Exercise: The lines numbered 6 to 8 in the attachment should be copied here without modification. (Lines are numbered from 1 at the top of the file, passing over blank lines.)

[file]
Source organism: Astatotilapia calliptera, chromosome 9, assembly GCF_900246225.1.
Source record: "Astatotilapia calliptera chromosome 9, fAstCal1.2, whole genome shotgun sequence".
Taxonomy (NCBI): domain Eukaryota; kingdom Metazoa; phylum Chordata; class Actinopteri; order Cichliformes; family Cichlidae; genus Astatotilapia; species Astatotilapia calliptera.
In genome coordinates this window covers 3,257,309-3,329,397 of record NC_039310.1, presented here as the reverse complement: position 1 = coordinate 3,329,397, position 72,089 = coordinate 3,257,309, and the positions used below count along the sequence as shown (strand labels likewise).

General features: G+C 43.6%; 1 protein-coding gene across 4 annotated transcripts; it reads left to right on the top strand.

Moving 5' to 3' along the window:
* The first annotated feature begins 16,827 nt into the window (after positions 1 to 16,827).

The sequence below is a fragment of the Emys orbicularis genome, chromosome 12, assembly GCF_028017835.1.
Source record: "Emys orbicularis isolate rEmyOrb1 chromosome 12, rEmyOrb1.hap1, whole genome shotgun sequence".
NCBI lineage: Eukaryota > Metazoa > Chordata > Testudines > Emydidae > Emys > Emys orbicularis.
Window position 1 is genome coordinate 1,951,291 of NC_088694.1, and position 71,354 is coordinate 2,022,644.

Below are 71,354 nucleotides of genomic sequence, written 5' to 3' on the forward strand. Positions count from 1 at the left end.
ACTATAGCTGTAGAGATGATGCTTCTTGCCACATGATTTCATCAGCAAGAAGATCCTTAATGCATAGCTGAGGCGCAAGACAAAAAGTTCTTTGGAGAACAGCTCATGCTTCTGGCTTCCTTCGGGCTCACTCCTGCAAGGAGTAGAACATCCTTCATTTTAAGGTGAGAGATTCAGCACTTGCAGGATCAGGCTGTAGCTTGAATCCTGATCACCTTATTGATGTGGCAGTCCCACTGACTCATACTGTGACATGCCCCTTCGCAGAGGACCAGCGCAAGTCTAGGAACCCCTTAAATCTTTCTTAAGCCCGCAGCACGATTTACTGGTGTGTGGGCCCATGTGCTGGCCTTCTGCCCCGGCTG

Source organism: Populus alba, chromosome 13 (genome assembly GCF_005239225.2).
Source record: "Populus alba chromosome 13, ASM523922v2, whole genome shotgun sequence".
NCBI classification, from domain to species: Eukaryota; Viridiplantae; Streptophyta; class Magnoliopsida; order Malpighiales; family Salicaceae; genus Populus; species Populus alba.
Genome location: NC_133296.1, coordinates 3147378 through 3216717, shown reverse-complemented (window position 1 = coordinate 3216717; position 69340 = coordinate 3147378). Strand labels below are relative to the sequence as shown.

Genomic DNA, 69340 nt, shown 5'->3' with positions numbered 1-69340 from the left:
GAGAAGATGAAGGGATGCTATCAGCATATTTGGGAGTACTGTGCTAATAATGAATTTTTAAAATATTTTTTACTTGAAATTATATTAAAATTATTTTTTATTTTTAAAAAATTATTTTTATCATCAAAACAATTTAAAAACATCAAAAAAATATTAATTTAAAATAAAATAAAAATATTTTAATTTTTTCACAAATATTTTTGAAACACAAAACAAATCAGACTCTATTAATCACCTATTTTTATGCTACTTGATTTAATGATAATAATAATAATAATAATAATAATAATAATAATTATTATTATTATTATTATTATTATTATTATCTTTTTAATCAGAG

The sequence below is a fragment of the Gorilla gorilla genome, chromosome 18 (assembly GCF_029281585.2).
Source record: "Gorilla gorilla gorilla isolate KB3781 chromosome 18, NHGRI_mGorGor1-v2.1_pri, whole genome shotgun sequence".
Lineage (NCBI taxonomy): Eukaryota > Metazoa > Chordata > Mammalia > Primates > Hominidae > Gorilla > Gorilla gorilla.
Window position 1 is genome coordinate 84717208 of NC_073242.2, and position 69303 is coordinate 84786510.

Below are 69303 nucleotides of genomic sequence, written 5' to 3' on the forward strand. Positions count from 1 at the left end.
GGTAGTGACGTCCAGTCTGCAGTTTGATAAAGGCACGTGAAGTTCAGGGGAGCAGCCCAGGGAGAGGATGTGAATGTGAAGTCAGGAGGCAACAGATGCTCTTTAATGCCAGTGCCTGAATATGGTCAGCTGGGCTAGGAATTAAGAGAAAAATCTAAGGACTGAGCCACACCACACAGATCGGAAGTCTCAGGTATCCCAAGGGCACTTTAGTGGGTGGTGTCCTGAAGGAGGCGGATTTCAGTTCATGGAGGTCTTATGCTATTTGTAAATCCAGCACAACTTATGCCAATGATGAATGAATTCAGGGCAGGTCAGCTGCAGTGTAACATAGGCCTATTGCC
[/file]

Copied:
Moving 5' to 3' along the window:
* The first annotated feature begins 16,827 nt into the window (after positions 1 to 16,827).

The sequence below is a fragment of the Emys orbicularis genome, chromosome 12, assembly GCF_028017835.1.